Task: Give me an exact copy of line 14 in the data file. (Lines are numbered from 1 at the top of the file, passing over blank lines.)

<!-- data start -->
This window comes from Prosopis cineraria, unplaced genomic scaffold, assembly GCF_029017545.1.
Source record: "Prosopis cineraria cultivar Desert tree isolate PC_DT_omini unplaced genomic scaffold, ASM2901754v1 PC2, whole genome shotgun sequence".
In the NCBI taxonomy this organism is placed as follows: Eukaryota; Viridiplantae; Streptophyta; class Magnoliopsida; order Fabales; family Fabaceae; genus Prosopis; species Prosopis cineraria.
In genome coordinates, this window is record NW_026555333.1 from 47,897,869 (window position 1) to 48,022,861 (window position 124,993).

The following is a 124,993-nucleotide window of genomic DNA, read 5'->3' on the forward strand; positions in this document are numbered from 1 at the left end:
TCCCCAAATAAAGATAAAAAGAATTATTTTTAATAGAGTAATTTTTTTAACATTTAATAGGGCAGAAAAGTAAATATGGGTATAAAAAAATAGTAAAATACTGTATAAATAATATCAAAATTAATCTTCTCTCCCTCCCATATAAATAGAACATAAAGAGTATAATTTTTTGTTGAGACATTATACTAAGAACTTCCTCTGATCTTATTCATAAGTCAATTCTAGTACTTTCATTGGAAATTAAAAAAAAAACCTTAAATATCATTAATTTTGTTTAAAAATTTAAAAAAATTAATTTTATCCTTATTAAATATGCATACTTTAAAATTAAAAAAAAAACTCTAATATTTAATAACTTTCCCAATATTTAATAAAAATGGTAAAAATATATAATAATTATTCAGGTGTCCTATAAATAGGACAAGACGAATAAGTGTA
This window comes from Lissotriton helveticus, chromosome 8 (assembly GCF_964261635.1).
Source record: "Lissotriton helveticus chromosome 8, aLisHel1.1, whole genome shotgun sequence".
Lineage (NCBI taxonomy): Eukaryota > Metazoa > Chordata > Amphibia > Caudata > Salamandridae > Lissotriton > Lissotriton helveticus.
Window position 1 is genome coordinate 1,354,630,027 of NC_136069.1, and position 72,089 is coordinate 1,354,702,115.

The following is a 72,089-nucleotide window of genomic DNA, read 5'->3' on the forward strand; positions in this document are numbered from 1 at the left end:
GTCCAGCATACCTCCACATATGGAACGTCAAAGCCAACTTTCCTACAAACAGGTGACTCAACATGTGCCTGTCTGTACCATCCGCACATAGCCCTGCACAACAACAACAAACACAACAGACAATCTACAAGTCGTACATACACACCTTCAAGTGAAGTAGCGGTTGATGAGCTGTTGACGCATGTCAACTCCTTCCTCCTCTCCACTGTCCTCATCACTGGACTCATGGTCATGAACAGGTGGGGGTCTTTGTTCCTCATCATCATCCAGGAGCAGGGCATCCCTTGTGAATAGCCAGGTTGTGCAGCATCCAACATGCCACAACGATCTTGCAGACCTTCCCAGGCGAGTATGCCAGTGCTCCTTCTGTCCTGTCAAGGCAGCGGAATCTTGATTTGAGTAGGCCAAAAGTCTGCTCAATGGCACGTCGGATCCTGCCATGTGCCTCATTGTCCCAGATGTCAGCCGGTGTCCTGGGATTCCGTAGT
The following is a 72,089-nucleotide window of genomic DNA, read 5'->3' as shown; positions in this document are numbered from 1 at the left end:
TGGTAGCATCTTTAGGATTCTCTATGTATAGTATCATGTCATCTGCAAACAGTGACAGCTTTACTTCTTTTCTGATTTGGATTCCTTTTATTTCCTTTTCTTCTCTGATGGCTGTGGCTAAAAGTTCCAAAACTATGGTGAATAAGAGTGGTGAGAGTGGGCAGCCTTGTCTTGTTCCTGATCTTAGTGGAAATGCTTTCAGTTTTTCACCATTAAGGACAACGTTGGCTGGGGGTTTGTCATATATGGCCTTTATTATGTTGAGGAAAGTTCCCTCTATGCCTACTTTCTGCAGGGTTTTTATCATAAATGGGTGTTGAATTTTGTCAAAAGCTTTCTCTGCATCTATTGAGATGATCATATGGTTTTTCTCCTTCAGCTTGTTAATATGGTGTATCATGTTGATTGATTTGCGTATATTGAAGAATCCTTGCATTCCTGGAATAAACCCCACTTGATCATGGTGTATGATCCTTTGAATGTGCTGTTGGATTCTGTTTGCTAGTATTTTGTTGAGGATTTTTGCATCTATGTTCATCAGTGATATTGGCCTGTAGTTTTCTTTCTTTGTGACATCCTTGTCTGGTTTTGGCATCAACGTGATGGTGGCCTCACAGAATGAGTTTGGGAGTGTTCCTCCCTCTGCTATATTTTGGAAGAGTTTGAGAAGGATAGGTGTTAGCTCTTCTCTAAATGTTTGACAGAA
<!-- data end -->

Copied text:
TGGTAGCATCTTTAGGATTCTCTATGTATAGTATCATGTCATCTGCAAACAGTGACAGCTTTACTTCTTTTCTGATTTGGATTCCTTTTATTTCCTTTTCTTCTCTGATGGCTGTGGCTAAAAGTTCCAAAACTATGGTGAATAAGAGTGGTGAGAGTGGGCAGCCTTGTCTTGTTCCTGATCTTAGTGGAAATGCTTTCAGTTTTTCACCATTAAGGACAACGTTGGCTGGGGGTTTGTCATATATGGCCTTTATTATGTTGAGGAAAGTTCCCTCTATGCCTACTTTCTGCAGGGTTTTTATCATAAATGGGTGTTGAATTTTGTCAAAAGCTTTCTCTGCATCTATTGAGATGATCATATGGTTTTTCTCCTTCAGCTTGTTAATATGGTGTATCATGTTGATTGATTTGCGTATATTGAAGAATCCTTGCATTCCTGGAATAAACCCCACTTGATCATGGTGTATGATCCTTTGAATGTGCTGTTGGATTCTGTTTGCTAGTATTTTGTTGAGGATTTTTGCATCTATGTTCATCAGTGATATTGGCCTGTAGTTTTCTTTCTTTGTGACATCCTTGTCTGGTTTTGGCATCAACGTGATGGTGGCCTCACAGAATGAGTTTGGGAGTGTTCCTCCCTCTGCTATATTTTGGAAGAGTTTGAGAAGGATAGGTGTTAGCTCTTCTCTAAATGTTTGACAGAA